Anthony Williams' basketball ability speaks for itself.
The Greenbrier High School senior is averaging 14.5 points per game and almost seven rebounds per game this season. He has scored 15 or more points in six of the Wolfpack's first 10 games.
"He's beginning to be somebody we can depend on," Greenbrier boys basketball coach Casey Dees said. "He's really turning into a leader."
That leadership almost never happened. In fact, Williams' basketball career almost never took shape. He tried out for the team at Riverside Middle School in seventh and eighth grades and never made the cut.
The rejections pushed him to consider giving up the sport for good.
"I wasn't even going to try out in high school after that," Williams said. "But Coach (Casey) Heckathorn called me and talked me into it."
Heckathorn, Greenbrier's junior varsity coach, saw potential in Williams.
"I never saw him play hoops except for a pickup game here and there, and he wasn't very polished. What I did see was athlete," Heckathorn said. "I just saw a ton of potential in him athletically and hoped we could work on the polish. Once he had some confidence and began to see his own potential, it was easy."
Williams made the Greenbrier junior varsity squad in his freshman year.
"I sometimes got in at the end of the game, but that was it," Williams said. "In 10th grade, I learned from a lot of good basketball players at Greenbrier. That helped."
Williams said former Wolfpack basketball greats such as Reggie Rice and Luther Holmes contributed to his improvement. By the time he entered his senior season, the young player who wasn't good enough to make the middle school team had grown into a starter on the Greenbrier varsity squad.
"I wasn't real confident in myself back then, but I'm playing with a lot of heart and intensity now," Williams said. "It was just a lot of shooting and dribbling work - getting tougher."
Williams said the "getting tougher" portion of his game improved when he tried out for the varsity football team. As a receiver, he caught seven passes for 181 yards this past season.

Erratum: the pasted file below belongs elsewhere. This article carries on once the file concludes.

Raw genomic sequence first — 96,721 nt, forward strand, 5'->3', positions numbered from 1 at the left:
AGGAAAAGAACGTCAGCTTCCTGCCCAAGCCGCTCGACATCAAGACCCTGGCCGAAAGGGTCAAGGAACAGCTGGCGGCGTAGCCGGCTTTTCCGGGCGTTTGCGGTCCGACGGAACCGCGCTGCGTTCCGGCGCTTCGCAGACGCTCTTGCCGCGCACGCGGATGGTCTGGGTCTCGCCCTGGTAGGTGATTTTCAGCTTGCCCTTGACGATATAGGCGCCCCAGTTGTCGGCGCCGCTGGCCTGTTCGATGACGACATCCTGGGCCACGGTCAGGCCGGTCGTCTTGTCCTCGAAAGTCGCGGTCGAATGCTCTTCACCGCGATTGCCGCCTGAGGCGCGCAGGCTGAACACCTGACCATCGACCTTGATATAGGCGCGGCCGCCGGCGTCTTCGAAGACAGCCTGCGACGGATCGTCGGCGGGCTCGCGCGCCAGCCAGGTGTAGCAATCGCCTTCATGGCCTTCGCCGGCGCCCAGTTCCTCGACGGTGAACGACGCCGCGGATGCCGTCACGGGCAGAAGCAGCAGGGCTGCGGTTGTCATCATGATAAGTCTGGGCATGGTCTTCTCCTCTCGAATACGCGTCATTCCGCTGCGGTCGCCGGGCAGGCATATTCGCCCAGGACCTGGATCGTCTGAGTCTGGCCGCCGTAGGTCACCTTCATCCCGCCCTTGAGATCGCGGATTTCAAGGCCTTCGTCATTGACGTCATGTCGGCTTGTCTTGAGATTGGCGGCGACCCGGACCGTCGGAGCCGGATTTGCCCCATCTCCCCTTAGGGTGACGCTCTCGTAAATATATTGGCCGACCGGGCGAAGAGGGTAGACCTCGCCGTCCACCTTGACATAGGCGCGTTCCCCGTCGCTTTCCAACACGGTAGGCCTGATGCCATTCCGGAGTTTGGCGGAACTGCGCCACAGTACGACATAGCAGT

"That was just for fun, but it helped," he said. "Basketball's still my favorite sport."
Williams and his Greenbrier teammates are at 9-1 on the season, including wins over rivals Evans, Lakeside and Harlem.
"He's my partner in crime. I feed off him, and he feeds off me," Greenbrier point guard Bryan Andrews said.
As for the future, Williams said he's been accepted to one college because of his grades. He hopes to play basketball at the next level as well.
Until then, he's impressing fans, coaches and college scouts on the basketball court. Heckathorn said he's also done some impressive things off the court.
"True story - coming home from the Morgan County game the other night, he swerved to miss a deer and hit a mailbox of another Riverside teacher," Heckathorn said. "Because it was the middle of the night, he could have easily left it there and no one would have ever known. Instead, he was at the door of that teacher the next morning explaining what happened and offering to make good on the accident."
Heckathorn said the act of responsibility is right in line with Williams' character.
"He's an exceptional young man," he said. "One I'm proud to have coached, and the type of boy I would love to have someday as a son."
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